Over the past two years, COVID-19 has presented many challenges to global food security. Russia and Ukraine play a substantial role in the global food production and supply. Russia is the world’s largest exporter of wheat, and Ukraine is the fifth largest. Together, they provide 19% of the world’s barley supply, 14% of wheat, and 4% of maize, making up more than one-third of global cereal exports. They are also lead suppliers of rapeseed and account for 52% of the world’s sunflower oil export market. The global fertilizer supply is also highly concentrated, with Russia as the lead producer.
Supply chain and logistical disruptions on Ukrainian and Russian grain and oilseed production and restrictions on Russia’s exports will have significant food security repercussions. This is especially true for some fifty countries that depend on Russia and Ukraine for 30% or more of their wheat supply. Many of them are least developed countries or low-income, food-deficit countries in Northern Africa, Asia and the Near East. Many European and Central Asian countries rely on Russia for over 50% of their fertilizer supply, and shortages there could extend to next year.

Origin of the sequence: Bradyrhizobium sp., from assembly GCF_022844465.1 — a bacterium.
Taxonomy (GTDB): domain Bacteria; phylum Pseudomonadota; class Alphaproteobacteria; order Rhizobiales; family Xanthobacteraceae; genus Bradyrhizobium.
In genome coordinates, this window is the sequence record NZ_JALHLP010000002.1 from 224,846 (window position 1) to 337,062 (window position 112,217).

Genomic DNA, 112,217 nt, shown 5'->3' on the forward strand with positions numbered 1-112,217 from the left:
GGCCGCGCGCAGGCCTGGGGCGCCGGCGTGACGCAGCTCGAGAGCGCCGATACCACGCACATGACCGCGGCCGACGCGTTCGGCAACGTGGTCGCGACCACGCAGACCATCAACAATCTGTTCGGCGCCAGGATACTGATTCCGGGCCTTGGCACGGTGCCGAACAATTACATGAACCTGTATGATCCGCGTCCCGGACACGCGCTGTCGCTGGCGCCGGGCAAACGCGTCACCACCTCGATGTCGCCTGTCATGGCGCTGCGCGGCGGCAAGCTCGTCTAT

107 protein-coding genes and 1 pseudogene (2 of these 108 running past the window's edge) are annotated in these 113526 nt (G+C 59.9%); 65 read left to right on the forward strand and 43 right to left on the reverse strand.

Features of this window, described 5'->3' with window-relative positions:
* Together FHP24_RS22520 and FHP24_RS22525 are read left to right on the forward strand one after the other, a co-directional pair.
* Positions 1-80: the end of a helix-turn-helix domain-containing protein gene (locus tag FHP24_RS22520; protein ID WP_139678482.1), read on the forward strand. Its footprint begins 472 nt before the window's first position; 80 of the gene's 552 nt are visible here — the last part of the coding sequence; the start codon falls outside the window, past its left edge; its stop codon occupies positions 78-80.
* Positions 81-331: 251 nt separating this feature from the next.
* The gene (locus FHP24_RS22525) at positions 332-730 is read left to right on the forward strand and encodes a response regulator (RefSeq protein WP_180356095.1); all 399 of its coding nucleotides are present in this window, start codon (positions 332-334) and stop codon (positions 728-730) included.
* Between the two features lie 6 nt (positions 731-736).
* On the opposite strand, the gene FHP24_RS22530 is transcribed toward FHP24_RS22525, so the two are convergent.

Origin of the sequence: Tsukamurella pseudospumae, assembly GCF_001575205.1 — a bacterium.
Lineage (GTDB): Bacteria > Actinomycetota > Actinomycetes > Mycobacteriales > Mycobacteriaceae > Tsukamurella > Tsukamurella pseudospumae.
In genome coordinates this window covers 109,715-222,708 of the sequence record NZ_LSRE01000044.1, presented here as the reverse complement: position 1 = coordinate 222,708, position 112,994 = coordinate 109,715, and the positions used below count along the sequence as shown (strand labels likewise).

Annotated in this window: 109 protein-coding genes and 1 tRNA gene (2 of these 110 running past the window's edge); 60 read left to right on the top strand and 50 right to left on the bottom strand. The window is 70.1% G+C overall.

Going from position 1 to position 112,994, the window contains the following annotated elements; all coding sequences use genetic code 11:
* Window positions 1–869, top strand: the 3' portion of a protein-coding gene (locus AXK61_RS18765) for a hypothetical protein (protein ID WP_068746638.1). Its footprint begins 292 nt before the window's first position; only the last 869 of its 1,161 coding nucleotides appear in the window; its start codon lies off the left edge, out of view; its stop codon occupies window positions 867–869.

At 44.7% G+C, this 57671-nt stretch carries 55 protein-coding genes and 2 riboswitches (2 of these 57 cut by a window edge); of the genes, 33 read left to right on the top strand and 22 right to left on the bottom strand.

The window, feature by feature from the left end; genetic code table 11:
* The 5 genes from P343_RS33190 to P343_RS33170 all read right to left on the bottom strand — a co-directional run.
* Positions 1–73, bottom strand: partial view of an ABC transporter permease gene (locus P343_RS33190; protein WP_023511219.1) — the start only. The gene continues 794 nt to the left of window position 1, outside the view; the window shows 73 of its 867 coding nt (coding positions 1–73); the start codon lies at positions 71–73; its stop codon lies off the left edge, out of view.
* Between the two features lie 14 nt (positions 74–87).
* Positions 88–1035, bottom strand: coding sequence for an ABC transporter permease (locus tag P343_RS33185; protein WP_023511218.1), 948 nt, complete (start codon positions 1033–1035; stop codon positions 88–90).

Food prices, already on the rise since the second half of 2020, reached an all-time high in February 2022 due to high demand, input and transportation costs, and port disruptions. Global prices of wheat and barley, for example, rose 31% over the course of 2021. Rapeseed oil and sunflower oil prices rose more than 60%. High demand and volatile natural gas prices have also driven up fertilizer costs.
For instance, the price of urea, a key nitrogen fertilizer, has increased more than threefold in the past 12 months. The Ukrainian ports on the Black Sea have shuttered. Even if inland transportation infrastructure remains intact, shipping grain by rail would be impossible because of a lack of an operational railway system. Vessels can still transit through the Turkish Straits, a critical trade juncture through which a large amount of wheat and maize shipments pass. Rising insurance premiums for the Black Sea region would exacerbate the already high costs of shipping, compounding the costs of food imports. And, whether storage and processing facilities would remain intact and staffed is also still unclear.